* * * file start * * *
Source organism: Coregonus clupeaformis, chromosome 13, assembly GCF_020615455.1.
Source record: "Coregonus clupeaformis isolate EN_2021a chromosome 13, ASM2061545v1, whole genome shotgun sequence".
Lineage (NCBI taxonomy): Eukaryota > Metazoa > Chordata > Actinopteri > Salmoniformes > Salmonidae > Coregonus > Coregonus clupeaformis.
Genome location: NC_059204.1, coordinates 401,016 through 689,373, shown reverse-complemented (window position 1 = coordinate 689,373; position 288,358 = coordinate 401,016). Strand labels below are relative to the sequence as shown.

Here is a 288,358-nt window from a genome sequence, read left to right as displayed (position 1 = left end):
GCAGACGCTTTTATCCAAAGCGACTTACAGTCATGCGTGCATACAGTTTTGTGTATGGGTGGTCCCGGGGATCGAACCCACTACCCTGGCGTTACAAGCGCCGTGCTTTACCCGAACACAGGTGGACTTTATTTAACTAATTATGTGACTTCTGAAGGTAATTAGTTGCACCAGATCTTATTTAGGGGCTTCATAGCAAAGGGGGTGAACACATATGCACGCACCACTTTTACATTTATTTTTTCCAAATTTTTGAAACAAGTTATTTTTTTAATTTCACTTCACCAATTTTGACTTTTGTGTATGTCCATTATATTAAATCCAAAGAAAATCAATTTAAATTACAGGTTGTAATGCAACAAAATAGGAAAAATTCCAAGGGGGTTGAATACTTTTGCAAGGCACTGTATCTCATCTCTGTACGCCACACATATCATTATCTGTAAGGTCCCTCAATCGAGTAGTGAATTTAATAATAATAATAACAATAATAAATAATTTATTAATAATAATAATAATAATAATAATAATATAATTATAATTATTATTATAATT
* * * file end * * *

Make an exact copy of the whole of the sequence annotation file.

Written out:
Source organism: Coregonus clupeaformis, chromosome 13, assembly GCF_020615455.1.
Source record: "Coregonus clupeaformis isolate EN_2021a chromosome 13, ASM2061545v1, whole genome shotgun sequence".
Lineage (NCBI taxonomy): Eukaryota > Metazoa > Chordata > Actinopteri > Salmoniformes > Salmonidae > Coregonus > Coregonus clupeaformis.
Genome location: NC_059204.1, coordinates 401,016 through 689,373, shown reverse-complemented (window position 1 = coordinate 689,373; position 288,358 = coordinate 401,016). Strand labels below are relative to the sequence as shown.

Here is a 288,358-nt window from a genome sequence, read left to right as displayed (position 1 = left end):
GCAGACGCTTTTATCCAAAGCGACTTACAGTCATGCGTGCATACAGTTTTGTGTATGGGTGGTCCCGGGGATCGAACCCACTACCCTGGCGTTACAAGCGCCGTGCTTTACCCGAACACAGGTGGACTTTATTTAACTAATTATGTGACTTCTGAAGGTAATTAGTTGCACCAGATCTTATTTAGGGGCTTCATAGCAAAGGGGGTGAACACATATGCACGCACCACTTTTACATTTATTTTTTCCAAATTTTTGAAACAAGTTATTTTTTTAATTTCACTTCACCAATTTTGACTTTTGTGTATGTCCATTATATTAAATCCAAAGAAAATCAATTTAAATTACAGGTTGTAATGCAACAAAATAGGAAAAATTCCAAGGGGGTTGAATACTTTTGCAAGGCACTGTATCTCATCTCTGTACGCCACACATATCATTATCTGTAAGGTCCCTCAATCGAGTAGTGAATTTAATAATAATAATAACAATAATAAATAATTTATTAATAATAATAATAATAATAATAATAATATAATTATAATTATTATTATAATT